For a time it looked as if the federal government's case against Julian Assange had it right: he was indicted on one count of conspiring to hack into a Pentagon computer network. No matter what one may think about a whistleblower, a journalist or a crusader, breaking and entering is a crime, and it's difficult to make the case that obtaining information through criminal means is justifiable. The government may have had trouble proving that Assange himself was hacking computers. He relied on former intelligence analyst Chelsea Manning to gain access to 250,000 diplomatic cables in 2010. The government claimed he was trying to help Manning break a code to do so. The government had an arguably reasonable case.
That changed a week ago when the government filed an entirely different indictment, slapping Assange with 17 counts under the Espionage Act–not for breaking into a Pentagon computer, not for stealing information, but for publishing the 2010 documents.
That's a problem. Because suddenly, Assange, who is a remarkably distasteful narcissist with the morals of a worm, and who has no problems conspiring with Russian henchmen, is being turned into something of a hero again. Or at least an anti-hero, which amounts to the same thing. (The early years after Wikileaks' founding in 2006 were classic if raw whistleblowing stuff, their worth measured by a reliable ratio: governments loathed the leaks in direct proportion to how much national papers and their readers devoured what Wikileaks gave them: banking, big oil, and climate change scandals, and of course the Pentagon revelations which, manner of acquisition aside, showed our government's conduct in Iraq, Afghanistan and Guantanamo at its abject worst, as if Vietnam taught nothing better than how to better hide mendacity and war crimes. Wikileaks' record during Assange's confinement to his 350 square feet at the Ecuadorian embassy in London curdled as Assange did, his pronouncements–"The surest escape from the mundane is to teleport into the tragic realm"—his behavior and his morals trending more toward Alex Jones than any recognizable journalist. That was his intention: "We come not to save journalism but to destroy it," he told a New Yorker reporter two years ago.)
Who he is scarcely matters. The outlets Wikileaks provided and the journalism it enabled does, though he unwittingly may be the very means of journalism's destruction at Donald Trump's hands. You could always rely on the Trump Administration to overreact. It's doing so in this case, not by protecting secrets, but by declaring war on journalists. Trump has spoken several times of wanting to rewrite libel laws and demolish long-standing First Amendment standards, even those that apply to speech about politicians. Maybe this is his way to challenge the law and get a radical ruling from his new buddies on the Supreme Court. It's a potential calamity for the First Amendment and a free press.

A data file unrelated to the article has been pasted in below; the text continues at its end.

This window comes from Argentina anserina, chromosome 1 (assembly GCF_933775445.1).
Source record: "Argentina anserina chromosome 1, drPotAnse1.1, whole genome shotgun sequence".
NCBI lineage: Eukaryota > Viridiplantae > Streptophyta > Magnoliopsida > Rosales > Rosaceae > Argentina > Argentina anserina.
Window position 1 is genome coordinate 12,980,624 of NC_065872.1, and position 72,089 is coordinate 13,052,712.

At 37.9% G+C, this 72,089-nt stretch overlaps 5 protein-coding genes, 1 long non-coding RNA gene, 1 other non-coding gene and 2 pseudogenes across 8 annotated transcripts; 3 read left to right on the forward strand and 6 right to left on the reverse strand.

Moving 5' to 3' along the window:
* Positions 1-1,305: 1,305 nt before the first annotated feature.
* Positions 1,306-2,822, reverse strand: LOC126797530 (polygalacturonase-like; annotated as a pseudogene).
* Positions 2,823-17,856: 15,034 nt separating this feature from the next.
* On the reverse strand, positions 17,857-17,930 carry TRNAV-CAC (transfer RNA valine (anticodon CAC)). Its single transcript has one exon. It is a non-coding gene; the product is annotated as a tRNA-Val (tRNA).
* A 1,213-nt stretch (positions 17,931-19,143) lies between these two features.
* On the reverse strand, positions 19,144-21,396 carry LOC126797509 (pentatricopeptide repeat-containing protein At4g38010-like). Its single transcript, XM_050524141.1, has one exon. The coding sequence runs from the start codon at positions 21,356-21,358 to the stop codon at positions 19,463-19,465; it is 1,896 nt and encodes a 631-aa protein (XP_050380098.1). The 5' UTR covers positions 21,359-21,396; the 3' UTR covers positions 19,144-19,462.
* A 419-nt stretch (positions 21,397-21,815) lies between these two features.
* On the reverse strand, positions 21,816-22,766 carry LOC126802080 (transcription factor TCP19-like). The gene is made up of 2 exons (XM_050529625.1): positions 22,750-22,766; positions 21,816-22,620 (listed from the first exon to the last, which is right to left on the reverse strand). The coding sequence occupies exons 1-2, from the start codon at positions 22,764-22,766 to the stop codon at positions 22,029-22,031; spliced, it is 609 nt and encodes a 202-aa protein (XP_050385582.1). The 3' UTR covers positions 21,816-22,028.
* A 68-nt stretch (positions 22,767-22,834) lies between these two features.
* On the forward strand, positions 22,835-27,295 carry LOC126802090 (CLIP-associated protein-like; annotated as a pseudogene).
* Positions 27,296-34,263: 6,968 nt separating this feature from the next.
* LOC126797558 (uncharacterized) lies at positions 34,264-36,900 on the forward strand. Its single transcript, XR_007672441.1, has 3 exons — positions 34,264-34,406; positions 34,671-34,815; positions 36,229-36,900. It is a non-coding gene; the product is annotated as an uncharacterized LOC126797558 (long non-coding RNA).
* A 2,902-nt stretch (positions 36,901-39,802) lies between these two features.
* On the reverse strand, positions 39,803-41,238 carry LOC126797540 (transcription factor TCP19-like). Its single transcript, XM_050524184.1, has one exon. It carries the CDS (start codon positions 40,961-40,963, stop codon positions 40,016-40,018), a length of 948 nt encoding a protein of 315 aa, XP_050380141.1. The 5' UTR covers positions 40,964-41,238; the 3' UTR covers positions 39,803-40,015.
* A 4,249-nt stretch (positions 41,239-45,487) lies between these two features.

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The day before the 17-count indictment was announced I was reading in the French press about eight reporters being summoned and interrogated by the French intelligence services over the reporters' roles in exposing corruption under Emmanuel Macron, including a reporter from Le Monde. I couldn't believe it was happening in France, which is no slouch when it comes to press freedoms. (Remember Charlie Hebdo.) But I certainly never imagined it could happen here, at least not since booze and bollocks got the better of Joe McCarthy. That's what the indictment against Assange amounts to.
It's a variation on the way the government tried to go after Daniel Ellsberg, who gave the Pentagon Papers to the New York Times. That secret history revealed every government lie that made the Vietnam War possible. Nixon tried to demolish Ellsberg's life by going after him personally while challenging the Times's right to publish the Pentagon Papers all the way to the Supreme Court. Nixon failed on both counts, decisively and rightly so at the Supreme Court, even when he claimed the Times was publishing secrets that endangered national security. Because the public's right to know will almost always trump government's claims to secrecy.
Same with Wikileaks. The overwhelming majority of documents Assange put on line just provided transparency that neither warranted nor deserved secrecy. Most secrets don't. He was criticized for publishing the names of diplomatic sources or spies in a few cases, supposedly putting American interests and individuals in danger. In all those years to date, there's not been a single document published by Wikileaks that led to the somebody's harm. At least none that we know of. I'm pretty sure that if the government could make that linkage, it would have been screaming it from the top of the Washington Monument.
Instead, we have the president hanging from that obelisk like King Kong, firing missiles at us, enemies of the people. It isn't Assange who was indicted last week, but the First Amendment.